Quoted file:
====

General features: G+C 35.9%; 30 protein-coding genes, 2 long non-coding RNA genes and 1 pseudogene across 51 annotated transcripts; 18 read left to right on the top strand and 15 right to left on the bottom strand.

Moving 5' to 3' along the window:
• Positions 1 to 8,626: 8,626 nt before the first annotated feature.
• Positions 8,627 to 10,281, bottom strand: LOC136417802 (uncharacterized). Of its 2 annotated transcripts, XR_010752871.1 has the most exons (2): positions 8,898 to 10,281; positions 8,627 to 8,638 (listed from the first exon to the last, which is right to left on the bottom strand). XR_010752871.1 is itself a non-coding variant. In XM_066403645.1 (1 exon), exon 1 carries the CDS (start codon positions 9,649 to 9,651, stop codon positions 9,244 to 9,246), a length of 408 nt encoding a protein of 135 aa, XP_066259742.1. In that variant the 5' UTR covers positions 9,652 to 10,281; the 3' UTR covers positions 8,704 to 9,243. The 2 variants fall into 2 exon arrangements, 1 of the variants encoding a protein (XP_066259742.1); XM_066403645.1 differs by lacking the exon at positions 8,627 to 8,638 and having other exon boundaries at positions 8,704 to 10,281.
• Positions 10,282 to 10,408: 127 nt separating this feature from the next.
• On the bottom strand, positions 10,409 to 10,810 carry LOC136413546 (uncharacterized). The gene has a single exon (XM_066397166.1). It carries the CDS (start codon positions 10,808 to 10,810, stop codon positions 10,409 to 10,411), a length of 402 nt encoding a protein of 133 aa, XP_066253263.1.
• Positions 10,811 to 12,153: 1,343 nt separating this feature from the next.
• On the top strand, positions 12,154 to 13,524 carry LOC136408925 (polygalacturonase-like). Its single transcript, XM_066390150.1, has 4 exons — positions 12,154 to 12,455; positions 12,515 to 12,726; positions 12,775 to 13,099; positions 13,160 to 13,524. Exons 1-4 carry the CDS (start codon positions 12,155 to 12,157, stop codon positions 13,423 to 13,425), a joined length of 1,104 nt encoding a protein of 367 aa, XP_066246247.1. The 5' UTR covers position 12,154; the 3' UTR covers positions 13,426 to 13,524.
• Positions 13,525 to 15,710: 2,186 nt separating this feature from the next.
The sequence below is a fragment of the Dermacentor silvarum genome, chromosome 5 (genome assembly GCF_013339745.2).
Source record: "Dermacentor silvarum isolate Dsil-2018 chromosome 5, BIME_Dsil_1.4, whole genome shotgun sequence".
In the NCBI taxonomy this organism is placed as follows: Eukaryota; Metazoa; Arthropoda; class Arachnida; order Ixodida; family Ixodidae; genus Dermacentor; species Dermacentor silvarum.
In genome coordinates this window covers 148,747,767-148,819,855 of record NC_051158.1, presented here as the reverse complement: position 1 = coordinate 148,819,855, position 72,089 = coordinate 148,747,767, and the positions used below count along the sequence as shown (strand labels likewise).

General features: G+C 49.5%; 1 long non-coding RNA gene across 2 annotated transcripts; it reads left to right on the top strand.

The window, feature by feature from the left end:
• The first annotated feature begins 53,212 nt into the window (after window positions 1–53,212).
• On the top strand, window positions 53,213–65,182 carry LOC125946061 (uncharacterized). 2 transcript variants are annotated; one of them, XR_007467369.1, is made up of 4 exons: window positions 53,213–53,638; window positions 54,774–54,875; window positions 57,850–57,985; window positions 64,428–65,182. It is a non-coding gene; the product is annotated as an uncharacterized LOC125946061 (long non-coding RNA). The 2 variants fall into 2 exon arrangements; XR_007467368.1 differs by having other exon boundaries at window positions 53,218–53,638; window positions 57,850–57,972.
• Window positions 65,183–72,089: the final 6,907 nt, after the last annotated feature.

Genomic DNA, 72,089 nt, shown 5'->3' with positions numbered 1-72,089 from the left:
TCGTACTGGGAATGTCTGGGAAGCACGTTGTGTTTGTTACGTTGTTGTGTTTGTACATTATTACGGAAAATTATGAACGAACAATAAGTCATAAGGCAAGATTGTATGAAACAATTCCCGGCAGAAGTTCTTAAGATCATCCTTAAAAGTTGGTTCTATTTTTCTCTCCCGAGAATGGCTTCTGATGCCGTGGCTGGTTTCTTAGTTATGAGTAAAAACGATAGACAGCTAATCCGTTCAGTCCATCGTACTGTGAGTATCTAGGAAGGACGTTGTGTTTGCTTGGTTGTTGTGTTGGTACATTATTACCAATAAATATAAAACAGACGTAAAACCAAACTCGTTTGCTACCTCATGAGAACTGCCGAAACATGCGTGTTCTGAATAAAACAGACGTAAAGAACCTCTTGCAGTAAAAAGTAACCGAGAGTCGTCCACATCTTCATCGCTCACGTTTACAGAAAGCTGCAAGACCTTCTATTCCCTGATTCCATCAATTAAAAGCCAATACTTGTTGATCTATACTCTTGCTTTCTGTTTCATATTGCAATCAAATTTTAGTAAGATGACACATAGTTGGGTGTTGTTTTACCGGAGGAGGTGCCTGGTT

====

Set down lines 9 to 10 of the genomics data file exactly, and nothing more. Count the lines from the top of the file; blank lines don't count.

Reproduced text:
• Positions 13,525 to 15,710: 2,186 nt separating this feature from the next.
The sequence below is a fragment of the Dermacentor silvarum genome, chromosome 5 (genome assembly GCF_013339745.2).